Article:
‘I’m not upset.’
So what are you planning for dinner?’
‘I haven’t even thought yet.’
I walk into the kitchen. ‘Would you like a glass of Pinot?’ I call through.
‘I’m driving, Mum. You know I don’t drink when I drive.’
‘Yes. Of course.’ You are looking at your mobile phone. Duty done. Time to get away.
Your hair was so thick Fran, dyed the colour of pomegranate seeds. And heavy when I lifted it off your shoulders; so smooth as it slips through my fingers and I twist it, tug at it. My clothes strewn on the study floor.
‘Your children will be home soon, Ann.’
‘It doesn’t matter.’
Paintbrushes bleeding into the water.
Derek understood. Of course he did. He loved me. His lips are soft, the sky above us huge, the sea invisible in the dark. Kissing me.
But not like you kissed me, Fran. Or touched me. No jolt as my body clenched, like it did the first time you stroked my thigh. Conventionality swallows us. We have to be ourselves.
‘Right Mum, do you want anything before I go?
‘No I don’t want anything,’
It is so deliciously warm in here, in the place with the tiles where you wash. It doesn’t matter. I’m tired that’s all.
The water flows across my shoulders and stomach. So warm. So smooth. Rivulets of water run between my breasts as I sit on my fold down seat, which takes all the worry out of bathing. Everyone is happy now. Everyone has done the right thing. There is an alarm cord in here too: a thin red line in the steam. Of course Derek understood. No matter what the cost. It was a statement, Derek, not a question. Of course it was.
The phone rings. I wrap myself in a towel and walk into the sitting room. The ringing stops. Bugger. I will have to remember to take the phone into the bathroom with me. I pour another glass of wine, switch on my laptop, and wait for the phone to ring again.
‘It doesn’t matter.’
‘No really. So how are you settling in?’
‘Just having another glass of wine.’
Silence, then, ‘It’s only 6 o’clock you know. Do you think you should?’
‘I know you think I fuss Mum, but I don’t apologise for caring about you. I’m just trying to help. Maybe I seem bossy, but I don’t mean to be – it’s just the way I am. Surely you should respect that? Are you there, Mum?’
‘Yes I’m here. Thank you for today, Elaine. I …it was good of you to drive.’
I go into the bedroom and put on my dressing gown.
Of course you understood, Derek.
I pick up a book from the shelf beside my bed. Jamie put the shelf up last week – his contribution. Japan: such an opportunity. I move his picture a fraction to the left and look up.
There I am. Me. Hanging above my bed in all my splendour. And you are there too: in the paint, in the brush strokes. There in the dark edges of the room. But on the other side. And you are happy now. Of course you are.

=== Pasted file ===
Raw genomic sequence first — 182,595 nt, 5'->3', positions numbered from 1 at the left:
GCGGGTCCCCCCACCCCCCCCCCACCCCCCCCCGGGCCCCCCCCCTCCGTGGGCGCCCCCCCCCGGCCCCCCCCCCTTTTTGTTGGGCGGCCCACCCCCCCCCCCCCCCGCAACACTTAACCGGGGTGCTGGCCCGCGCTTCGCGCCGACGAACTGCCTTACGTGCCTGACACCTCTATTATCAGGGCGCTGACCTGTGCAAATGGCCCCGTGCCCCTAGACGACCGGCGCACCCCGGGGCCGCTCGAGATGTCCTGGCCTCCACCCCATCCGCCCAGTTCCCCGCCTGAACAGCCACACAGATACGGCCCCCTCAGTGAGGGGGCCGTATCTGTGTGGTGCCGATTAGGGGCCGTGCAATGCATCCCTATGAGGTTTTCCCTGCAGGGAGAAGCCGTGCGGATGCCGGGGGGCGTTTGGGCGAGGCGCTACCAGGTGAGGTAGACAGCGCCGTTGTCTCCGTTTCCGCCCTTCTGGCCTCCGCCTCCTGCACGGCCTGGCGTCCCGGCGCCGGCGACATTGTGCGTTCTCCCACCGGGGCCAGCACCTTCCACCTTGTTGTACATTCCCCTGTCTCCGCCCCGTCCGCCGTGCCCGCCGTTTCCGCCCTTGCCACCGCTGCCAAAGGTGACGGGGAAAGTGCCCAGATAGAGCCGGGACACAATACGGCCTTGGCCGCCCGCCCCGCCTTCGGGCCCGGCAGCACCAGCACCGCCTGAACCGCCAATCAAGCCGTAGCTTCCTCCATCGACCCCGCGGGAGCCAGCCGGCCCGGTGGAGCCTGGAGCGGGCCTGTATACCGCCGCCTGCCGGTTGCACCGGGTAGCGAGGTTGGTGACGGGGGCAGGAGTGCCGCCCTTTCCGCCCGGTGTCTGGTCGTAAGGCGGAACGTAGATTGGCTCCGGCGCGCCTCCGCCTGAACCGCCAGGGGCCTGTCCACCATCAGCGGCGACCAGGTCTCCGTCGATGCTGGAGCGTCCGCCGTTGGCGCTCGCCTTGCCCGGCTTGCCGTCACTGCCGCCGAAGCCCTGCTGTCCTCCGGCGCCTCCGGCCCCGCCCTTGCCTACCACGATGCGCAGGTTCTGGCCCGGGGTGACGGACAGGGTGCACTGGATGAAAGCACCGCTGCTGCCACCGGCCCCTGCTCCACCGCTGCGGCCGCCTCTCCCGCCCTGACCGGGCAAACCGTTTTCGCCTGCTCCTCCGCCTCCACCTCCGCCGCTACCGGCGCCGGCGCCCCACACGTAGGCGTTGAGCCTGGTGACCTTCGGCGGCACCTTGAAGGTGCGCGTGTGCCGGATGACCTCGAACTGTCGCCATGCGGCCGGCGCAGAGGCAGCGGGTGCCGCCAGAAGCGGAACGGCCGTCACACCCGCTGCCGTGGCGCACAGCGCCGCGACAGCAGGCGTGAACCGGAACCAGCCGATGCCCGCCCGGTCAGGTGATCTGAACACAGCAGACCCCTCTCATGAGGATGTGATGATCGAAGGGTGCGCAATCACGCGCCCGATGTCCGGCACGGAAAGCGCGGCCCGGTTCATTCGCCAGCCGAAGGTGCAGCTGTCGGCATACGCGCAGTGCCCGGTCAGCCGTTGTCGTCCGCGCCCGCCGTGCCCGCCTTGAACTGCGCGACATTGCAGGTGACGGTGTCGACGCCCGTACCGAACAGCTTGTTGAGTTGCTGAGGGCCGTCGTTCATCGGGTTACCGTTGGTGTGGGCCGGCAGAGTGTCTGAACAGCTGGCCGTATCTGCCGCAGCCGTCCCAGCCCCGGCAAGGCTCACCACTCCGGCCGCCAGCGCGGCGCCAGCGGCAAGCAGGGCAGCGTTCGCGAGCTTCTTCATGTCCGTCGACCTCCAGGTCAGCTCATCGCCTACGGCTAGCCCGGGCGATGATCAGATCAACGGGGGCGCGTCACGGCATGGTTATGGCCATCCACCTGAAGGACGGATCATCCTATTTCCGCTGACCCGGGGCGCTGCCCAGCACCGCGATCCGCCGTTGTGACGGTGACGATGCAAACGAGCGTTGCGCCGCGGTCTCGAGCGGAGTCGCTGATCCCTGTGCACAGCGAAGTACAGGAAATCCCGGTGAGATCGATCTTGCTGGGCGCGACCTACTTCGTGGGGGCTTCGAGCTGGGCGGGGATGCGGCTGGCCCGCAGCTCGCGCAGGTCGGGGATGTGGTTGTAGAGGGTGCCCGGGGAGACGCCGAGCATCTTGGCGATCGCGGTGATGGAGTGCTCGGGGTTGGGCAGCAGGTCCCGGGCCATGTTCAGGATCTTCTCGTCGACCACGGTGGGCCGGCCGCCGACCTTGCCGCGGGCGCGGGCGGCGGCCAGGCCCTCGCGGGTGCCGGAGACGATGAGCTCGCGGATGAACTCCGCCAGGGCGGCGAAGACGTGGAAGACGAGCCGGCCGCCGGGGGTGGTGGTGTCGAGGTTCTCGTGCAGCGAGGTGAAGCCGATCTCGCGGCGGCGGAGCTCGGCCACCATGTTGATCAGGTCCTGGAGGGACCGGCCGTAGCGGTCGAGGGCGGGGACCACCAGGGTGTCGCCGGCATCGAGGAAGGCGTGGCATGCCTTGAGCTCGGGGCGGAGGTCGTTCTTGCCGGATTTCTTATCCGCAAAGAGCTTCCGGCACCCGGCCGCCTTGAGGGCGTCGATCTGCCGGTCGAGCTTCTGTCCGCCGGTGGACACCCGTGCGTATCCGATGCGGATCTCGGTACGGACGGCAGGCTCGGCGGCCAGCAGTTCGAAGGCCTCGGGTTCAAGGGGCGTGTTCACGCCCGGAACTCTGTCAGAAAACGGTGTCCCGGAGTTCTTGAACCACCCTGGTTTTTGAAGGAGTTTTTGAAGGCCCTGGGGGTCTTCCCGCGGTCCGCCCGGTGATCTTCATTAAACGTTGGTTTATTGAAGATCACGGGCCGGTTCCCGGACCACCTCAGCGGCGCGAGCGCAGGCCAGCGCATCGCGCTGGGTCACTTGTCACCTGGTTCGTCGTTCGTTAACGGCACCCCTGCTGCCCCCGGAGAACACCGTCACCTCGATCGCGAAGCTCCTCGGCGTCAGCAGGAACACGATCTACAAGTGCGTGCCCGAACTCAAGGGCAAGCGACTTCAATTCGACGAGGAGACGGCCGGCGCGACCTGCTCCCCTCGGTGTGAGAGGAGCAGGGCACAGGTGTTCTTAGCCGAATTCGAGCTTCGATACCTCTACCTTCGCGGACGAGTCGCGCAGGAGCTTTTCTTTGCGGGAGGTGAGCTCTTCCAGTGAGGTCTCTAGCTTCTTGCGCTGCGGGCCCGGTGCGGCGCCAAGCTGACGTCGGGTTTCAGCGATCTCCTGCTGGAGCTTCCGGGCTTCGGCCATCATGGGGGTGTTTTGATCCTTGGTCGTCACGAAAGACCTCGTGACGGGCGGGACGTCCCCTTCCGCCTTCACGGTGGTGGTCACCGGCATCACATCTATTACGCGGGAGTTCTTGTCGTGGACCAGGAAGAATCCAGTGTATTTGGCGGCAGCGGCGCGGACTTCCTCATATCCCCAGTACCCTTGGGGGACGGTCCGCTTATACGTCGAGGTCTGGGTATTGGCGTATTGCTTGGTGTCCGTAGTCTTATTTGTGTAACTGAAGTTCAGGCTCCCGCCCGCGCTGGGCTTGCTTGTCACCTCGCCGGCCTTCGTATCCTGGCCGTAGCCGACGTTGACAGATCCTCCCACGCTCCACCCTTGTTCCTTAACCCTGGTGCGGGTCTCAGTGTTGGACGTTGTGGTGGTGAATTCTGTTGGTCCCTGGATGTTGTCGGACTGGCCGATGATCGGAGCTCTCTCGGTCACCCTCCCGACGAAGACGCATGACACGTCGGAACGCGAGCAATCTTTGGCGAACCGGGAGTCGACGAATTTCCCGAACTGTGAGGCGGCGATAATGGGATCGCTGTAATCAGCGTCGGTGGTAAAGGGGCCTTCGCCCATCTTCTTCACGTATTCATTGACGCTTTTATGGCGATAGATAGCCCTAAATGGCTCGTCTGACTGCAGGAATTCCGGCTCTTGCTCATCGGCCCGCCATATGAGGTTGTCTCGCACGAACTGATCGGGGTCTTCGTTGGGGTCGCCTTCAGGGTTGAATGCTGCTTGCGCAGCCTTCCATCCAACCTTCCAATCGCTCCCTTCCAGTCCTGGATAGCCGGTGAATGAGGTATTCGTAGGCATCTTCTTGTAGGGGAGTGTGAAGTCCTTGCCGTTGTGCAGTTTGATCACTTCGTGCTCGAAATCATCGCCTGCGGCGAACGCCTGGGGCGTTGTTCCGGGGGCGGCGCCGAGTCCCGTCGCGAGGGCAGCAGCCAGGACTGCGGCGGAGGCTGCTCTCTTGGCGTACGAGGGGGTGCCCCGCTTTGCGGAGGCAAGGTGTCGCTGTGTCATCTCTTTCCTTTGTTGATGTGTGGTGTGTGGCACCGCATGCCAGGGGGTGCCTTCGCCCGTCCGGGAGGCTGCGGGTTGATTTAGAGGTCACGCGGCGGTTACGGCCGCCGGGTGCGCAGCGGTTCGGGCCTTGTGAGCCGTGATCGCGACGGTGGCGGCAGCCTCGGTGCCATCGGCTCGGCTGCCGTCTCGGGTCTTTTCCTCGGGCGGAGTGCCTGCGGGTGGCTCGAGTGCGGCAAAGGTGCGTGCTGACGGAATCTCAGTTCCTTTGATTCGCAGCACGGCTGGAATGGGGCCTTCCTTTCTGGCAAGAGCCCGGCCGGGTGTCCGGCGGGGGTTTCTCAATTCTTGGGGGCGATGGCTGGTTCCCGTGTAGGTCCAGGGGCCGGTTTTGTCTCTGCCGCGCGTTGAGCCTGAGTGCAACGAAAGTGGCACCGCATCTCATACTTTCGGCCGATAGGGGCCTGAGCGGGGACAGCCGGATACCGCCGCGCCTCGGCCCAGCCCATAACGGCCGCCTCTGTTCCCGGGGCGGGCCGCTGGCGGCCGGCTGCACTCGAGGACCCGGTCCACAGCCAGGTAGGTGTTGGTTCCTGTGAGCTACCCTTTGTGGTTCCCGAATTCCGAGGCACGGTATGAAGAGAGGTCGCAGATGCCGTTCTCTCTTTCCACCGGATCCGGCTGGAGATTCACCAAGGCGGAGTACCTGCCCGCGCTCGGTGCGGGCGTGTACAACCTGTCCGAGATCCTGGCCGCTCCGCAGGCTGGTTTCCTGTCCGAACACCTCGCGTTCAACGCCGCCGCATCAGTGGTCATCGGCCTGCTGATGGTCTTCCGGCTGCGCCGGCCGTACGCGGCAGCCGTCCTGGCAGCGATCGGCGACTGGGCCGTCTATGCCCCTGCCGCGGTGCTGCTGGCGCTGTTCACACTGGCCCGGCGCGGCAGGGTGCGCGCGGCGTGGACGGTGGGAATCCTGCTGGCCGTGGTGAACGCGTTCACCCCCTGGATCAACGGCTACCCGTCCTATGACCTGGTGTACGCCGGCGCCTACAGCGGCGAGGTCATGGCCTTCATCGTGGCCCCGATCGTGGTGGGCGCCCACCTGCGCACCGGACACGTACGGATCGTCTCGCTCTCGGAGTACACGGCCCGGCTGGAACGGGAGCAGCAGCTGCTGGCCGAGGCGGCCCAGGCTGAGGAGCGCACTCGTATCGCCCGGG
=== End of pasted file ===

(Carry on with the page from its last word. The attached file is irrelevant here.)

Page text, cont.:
You wipe your brush on the cloth, put it into the jar, and pick up your pencil. Vermilion seeps into the water. Your eyes look into mine. You walk across the study and kiss me. Somewhere outside us there is a sound. I look over your shoulder and see Elaine’s mesmerized eyes watching us. Her school jumper had a stain on it.
My laptop screen shines in the twilight of the sitting room. You would have noticed the contrast, used that word that means light and dark.
I begin to scroll through the holiday companies.
Absorb the island’s unique culture and atmosphere, or enjoy the superb Pacific beaches. Discover the imposing, human-like figures with oversized heads which are believed to be representations of the indigenous people’s ancestors.
It’s true: these statues are imposing, fascinating – standing staring out to sea; their eyes hollow, their faces pitted.
‘I’ve always thought Ann that sculpture is for artists who can’t paint. What do you think?’ You run your hand over the contours of the Henry Moor. Your hair shines in the sunshine.
It’s warm in the sculpture park – and busy with irritable families. Derek was right: better not to force the children to come if they don’t want to. Anyway, Elaine will be loving it at her grandma’s: Monopoly and Welsh rarebit.
‘Listen to this Ann.’ You read from the catalogue.
‘ “It isn’t true (as Leonardo claimed) that Sculpture is missing the beauty and perspective of colors and the confusion of boundaries of things distant from the eye.” But it does Ann.’
Maybe that’s true Fran. But Fran, these sculptures are different. These rows of silent men standing there, watching the sea. You will love running your fingers across them, absorbing them.
Your long white fingers – so cold now, lying still on top of the sheet. I cover them with mine.
Your eyes look up at me: you crawl under the blankets.
‘But she is there, the wicked queen – in the wardrobe mirror.’
I try to prise your fingers off the covers.
* * *
Julie Oldham is a teacher. She lives in West Yorkshire and writes short stories, flash fiction and poetry. She has been published in Artificium Journal and her story ‘ The Memory Mouse’ will appear in the next edition of Bare Fiction Magazine.